Sex At Goldman Sachs Is Cool As Long As You Report It

On the (high) heels of a sex-discrimination lawsuit filed last week by three female current and former Goldman Sachs employees, The Daily Beast takes a look at the investment firm’s official and unofficial internal policies on dating and sex. Basically, a far worse crime than a boss groping a subordinate is a subordinate not reporting it. No news yet though on what their internal policies are on screwing America in the workplace.

The Dating Rules at Goldman [The Daily Beast]

3 Women Claim Bias at Goldman [NYT]


Edit Your Comment

  1. Snarkster says:

    You mean not reporting it…to the IRS?

  2. grapedog says:

    These banks cannot surprise me anymore, at all, ever.

    I’m still having an issue with Goldman Sachs and Henry Paulson, plus many other banks, plus our executive and legislative branches, and the apathetic americans who allowed/continue to allow these “banks” and “investment firms” to do whatever the fuck they want.

    Sex scandal… don’t I wish that was big news for these guys.

    • Loias supports harsher punishments against corporations says:

      You should read the article. It’s actually got nothing to do with a sex scandal, really. Totally different article.

      • grapedog says:

        It’s blocked from my work.

        • Spook Man says:

          You work at Goldman Sachs?

        • Loias supports harsher punishments against corporations says:

          So you decided to make rash judgments on a company without knowing why?

          • grapedog says:

            HAHA, that’s funny. Goldman Sachs has enough history to make comments on. As you can see, I clearly didn’t comment on the article directly, aside from saying that I *wish* that a sex scandal was the worst thing that Goldman Sachs was involved in. Obviously I used a completely unrelated topic about the same company vent my frustrations about the stupidity of humanity.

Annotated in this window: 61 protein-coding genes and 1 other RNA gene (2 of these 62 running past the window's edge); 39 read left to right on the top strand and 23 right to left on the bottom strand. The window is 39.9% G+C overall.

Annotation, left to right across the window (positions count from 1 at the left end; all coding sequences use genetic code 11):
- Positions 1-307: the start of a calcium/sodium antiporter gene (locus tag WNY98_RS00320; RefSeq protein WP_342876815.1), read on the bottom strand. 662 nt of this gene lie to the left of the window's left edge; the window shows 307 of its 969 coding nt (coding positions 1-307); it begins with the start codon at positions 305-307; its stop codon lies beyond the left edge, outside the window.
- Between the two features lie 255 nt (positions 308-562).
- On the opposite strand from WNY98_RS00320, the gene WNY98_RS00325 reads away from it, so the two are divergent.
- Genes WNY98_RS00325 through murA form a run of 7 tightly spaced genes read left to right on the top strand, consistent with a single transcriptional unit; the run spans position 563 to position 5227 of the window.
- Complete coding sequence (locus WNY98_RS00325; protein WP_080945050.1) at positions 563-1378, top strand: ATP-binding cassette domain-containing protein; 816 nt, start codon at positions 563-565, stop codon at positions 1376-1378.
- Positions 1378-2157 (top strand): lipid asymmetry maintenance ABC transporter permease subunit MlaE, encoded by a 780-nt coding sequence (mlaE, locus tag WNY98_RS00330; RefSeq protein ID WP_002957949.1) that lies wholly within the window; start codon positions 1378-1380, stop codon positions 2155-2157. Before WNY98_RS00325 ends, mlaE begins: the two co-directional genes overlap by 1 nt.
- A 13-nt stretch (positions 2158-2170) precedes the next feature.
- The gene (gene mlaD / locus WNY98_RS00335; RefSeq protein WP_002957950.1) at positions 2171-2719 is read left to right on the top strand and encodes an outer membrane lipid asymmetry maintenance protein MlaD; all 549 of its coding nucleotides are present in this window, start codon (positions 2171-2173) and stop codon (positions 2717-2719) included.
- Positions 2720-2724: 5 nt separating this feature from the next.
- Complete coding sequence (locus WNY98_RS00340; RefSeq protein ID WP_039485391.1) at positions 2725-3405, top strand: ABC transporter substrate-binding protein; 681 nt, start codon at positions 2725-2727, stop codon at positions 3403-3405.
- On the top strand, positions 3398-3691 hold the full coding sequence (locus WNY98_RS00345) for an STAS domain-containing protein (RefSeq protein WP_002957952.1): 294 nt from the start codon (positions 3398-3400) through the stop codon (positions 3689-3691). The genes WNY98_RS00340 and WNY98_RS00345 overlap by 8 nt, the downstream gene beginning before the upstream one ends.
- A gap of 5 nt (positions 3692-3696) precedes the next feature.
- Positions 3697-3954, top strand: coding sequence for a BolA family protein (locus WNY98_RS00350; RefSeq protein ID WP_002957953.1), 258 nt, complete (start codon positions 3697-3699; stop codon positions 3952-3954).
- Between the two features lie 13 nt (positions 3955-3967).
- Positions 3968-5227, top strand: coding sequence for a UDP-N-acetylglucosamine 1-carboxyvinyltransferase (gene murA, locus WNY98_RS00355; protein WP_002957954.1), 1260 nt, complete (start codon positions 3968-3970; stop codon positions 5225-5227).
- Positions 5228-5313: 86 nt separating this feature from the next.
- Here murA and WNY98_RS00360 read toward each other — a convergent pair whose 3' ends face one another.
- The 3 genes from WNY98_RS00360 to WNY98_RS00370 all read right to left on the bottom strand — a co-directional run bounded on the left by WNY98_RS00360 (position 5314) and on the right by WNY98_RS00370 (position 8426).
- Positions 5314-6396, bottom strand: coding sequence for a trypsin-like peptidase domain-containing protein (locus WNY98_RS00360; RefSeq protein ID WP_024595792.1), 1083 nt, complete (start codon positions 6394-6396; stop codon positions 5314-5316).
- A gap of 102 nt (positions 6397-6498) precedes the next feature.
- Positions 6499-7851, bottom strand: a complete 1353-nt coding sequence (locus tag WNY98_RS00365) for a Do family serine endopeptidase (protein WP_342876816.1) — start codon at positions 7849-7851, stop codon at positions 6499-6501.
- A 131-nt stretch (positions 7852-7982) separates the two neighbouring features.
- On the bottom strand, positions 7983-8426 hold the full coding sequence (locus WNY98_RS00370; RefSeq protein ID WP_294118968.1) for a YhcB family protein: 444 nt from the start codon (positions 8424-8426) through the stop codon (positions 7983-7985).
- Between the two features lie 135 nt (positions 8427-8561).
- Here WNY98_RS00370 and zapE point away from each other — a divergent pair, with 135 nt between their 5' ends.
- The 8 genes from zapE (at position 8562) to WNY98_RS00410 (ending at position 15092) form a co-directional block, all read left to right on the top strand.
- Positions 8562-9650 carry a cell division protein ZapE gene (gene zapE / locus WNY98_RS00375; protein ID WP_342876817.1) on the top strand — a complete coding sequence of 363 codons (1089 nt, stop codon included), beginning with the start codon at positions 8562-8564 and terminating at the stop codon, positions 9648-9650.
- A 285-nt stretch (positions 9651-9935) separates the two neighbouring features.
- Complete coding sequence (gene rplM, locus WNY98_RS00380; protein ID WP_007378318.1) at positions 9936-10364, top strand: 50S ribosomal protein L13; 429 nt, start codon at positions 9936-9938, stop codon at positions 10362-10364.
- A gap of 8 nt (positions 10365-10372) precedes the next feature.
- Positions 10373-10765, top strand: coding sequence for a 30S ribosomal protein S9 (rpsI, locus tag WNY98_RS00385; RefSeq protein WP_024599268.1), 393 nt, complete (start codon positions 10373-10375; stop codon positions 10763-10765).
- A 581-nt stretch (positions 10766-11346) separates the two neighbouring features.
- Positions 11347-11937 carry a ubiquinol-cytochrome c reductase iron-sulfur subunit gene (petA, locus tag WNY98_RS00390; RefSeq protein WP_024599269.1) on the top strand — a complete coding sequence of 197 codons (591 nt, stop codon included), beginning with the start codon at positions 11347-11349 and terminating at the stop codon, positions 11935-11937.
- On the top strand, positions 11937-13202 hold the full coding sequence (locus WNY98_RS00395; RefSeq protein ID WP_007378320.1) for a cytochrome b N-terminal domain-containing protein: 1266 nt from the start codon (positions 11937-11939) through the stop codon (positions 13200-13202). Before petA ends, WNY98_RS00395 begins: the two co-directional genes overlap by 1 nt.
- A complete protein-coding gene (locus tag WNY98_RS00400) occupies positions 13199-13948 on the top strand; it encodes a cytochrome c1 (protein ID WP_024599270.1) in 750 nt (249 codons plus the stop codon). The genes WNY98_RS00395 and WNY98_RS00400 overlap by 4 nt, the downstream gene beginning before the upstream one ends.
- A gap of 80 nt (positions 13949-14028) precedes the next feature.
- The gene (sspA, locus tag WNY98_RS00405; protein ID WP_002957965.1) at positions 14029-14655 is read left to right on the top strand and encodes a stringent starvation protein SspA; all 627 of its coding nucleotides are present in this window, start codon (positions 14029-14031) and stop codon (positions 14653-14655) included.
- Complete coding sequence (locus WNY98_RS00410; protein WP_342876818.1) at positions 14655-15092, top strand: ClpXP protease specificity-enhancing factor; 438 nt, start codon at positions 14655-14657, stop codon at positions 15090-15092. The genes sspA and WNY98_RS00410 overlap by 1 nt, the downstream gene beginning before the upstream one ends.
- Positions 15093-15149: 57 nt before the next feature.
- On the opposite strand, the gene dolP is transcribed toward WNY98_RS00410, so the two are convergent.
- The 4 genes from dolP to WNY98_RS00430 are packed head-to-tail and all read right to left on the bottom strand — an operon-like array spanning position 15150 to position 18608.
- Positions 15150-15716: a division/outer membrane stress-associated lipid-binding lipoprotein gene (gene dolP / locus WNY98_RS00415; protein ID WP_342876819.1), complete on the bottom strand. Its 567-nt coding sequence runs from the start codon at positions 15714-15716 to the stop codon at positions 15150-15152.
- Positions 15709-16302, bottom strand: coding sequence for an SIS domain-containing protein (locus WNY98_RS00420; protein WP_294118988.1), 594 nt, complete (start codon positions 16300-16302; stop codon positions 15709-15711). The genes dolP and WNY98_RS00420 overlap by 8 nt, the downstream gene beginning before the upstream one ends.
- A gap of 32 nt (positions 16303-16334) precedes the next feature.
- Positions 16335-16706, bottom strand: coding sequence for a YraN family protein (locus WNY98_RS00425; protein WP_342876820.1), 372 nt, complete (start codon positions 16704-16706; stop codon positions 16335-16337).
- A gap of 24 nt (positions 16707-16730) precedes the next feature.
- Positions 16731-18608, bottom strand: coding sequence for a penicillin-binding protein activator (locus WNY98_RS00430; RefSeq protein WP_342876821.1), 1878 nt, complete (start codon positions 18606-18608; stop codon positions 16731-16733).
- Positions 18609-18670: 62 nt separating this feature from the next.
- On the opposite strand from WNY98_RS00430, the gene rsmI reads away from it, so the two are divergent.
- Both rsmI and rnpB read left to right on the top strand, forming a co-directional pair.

3. Loias supports harsher punishments against corporations says:

    I encourage you to read the article before commenting. It’s a very interesting corporate culture that you do not normally see. In many ways, it’s quite healthy, productive, and effective. Very different than the norm, however, so might not appeal to everyone.

  4. pop top says:

    Ben, you’re trying to make it sound as though a subordinate being sexually harassed would be punished more than the harasser, which is not what the article is about. This is merely about acceptable dating practices within the firm, and not about sexual harassment.

    • Loias supports harsher punishments against corporations says:

      Yeah, I have to admit the article really has nothing to do with the information Consumerist provided.

    • danmac says:

      I totally agree and was going to make a comment to that effect…in fact, the article specifically mentions a banker who was fired after a pattern of harassment was established.

    • cheri0627 says:

      The article did specifically mention the woman who didn’t report an incident for two years (where the man immediately did) and it worked against her. Unfortunately, the article does not say how it worked against her, so it’s not clear if later she decided to press a claim against him and because she didn’t say anything right away it was a problem or if maybe she didn’t get a promotion or bonus or something for not reporting it right away or what….

  5. u1itn0w2day says:

    Does that include screwing their investors and the economy?

  6. Scrutinizer says:

    Seems Goldman Sachs policy is T&A, tell ask.

  7. cybercjh says:

    Love LOVE the picture. “Are You Being Served?” was hilarious.
    That’s old Mr. Grace in the picture with his bit of fluff.